Governments can prolong their charade by stifling free speech and constraining the Intertnet. This hinders the dissemination of information that would reveal their transgressions, but, ultimately, even with this degree of control, the facade can’t last forever. The truth will out, which is what’s occurring right now with the UK government. We are now at a point where the automatic assumption is that what we are told by them is not the truth. This results in the decline in trust that is driving them to a desperate and expensive campaign of reassurance. Sadly, so far it appears to be too little and too late. The only difference when we view this in the context of business brands is the length of time a business can maintain the deception. In their case it’s far shorter.
So what happens when your have a decline in trust?
The answer is organisations crash. We are surrounded by examples of this every day. Governments and businesses fold because they fail to deliver the promises they make or the expectations they set. In the case of governments, the deception is intended to deliver votes or support and ultimately power, which is generally the trip politicians are on. For businesses it’s usually money. I’m not saying this is exclusively the case, but it seems we’ve sunk to the level where this is a pretty valid generalisation. Whatever the motivation, the point is that every time a deception like this comes to light we experience a decline in trust of institutions generally.
We all seem to be trying to screw each other over all the time. We are doing this knowing that we’ll be found out eventually because this is inevitable. However, if you know you’ll only get away with it for a short period it has to be worthwhile. So we raise the stakes, go for bigger deceptions with potentially bigger short-term returns and these in turn result in an even bigger mess when the facade can’t be sustained any longer. Nevertheless, we seem to have arrived at a tipping point and I’m pleased to see there are businesses out there that are trying to do the right thing, simply because it is right.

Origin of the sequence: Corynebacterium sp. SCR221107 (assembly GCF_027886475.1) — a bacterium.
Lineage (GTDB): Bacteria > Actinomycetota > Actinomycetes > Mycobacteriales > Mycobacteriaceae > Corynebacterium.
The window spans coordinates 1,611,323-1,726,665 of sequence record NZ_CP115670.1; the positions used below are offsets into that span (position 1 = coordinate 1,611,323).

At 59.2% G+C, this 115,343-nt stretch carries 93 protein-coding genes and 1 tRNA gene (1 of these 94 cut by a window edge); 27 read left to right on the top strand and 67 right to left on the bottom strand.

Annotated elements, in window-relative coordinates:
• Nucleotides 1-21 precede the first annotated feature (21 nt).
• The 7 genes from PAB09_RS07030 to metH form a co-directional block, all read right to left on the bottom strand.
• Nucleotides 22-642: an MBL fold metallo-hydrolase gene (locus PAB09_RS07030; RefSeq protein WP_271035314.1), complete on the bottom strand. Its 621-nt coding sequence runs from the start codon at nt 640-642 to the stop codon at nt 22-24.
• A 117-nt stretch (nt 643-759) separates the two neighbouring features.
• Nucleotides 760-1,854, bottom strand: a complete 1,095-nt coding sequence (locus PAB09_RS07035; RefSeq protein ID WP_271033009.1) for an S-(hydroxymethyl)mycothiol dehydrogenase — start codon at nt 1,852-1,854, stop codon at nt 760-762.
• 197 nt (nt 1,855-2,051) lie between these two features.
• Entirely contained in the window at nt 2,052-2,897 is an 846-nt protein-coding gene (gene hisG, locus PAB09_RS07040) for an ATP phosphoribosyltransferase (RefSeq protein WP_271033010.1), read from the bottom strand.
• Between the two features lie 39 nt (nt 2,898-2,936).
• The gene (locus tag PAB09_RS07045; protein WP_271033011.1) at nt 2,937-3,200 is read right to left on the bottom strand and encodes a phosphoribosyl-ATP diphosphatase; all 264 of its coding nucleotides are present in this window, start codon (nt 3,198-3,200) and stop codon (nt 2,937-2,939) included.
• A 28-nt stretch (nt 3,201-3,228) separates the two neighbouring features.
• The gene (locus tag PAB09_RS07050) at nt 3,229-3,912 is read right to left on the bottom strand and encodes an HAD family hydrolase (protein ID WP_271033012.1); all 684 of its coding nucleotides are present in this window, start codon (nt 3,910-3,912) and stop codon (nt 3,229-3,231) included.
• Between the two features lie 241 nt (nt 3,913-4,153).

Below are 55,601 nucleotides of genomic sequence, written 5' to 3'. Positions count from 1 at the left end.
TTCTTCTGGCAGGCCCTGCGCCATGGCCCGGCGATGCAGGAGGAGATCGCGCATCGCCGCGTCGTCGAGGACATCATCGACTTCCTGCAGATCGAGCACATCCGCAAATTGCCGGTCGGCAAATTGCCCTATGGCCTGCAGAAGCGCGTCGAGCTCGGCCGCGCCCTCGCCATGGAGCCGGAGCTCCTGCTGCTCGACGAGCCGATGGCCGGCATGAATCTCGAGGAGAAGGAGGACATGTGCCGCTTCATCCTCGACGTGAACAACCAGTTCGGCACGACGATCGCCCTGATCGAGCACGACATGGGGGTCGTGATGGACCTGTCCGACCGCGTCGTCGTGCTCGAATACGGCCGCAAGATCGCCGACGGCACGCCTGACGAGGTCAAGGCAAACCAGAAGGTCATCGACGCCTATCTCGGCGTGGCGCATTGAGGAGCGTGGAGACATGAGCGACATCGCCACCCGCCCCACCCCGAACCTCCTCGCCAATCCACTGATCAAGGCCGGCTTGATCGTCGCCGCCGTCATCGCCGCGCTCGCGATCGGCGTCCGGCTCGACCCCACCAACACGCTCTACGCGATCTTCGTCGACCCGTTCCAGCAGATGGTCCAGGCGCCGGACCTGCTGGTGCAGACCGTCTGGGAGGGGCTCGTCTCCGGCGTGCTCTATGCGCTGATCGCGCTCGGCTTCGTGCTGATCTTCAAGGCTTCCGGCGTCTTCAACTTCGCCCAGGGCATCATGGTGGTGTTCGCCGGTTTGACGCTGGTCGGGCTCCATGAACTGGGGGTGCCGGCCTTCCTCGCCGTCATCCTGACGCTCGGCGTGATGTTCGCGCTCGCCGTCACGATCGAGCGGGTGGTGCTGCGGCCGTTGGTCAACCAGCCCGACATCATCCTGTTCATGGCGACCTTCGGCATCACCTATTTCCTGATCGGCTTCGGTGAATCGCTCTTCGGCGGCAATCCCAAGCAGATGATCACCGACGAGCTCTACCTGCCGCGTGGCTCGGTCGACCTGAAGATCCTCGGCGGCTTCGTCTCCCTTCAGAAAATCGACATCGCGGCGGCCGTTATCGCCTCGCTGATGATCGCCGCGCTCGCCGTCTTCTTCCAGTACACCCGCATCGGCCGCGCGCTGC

The good news is they are increasingly finding that by doing what’s right they actually become successful. They definitely have to work harder to reassure us of their authenticity, but, people are still looking for institutions they can trust and as long as they are genuine these organisations achieve their objectives and generate revenue.
There are dangers of course. For example, a businesses may start with good intentions, but they’ll probably need to raise investment at some point. No investor is in business to lose money of course, but there is an emerging breed of investors who realise gains can be measured in different ways. These ethical investors have a broader perspective and are more humanitarian or sustainable than their predecessors. They represent hope for start-ups that need cash, but also want to preserve their ethics. However, investors need to trust in your ability and commitment to delivering and that’s one aspect of business where your brand comes into play.
This principle applies to all brand community segments. That you are judged by the company you keep has never been truer. If individual members of your community segments fail to conform to your values and beliefs, your authenticity will be brought into question and you’ll experience a decline in trust among people representing the remaining segments.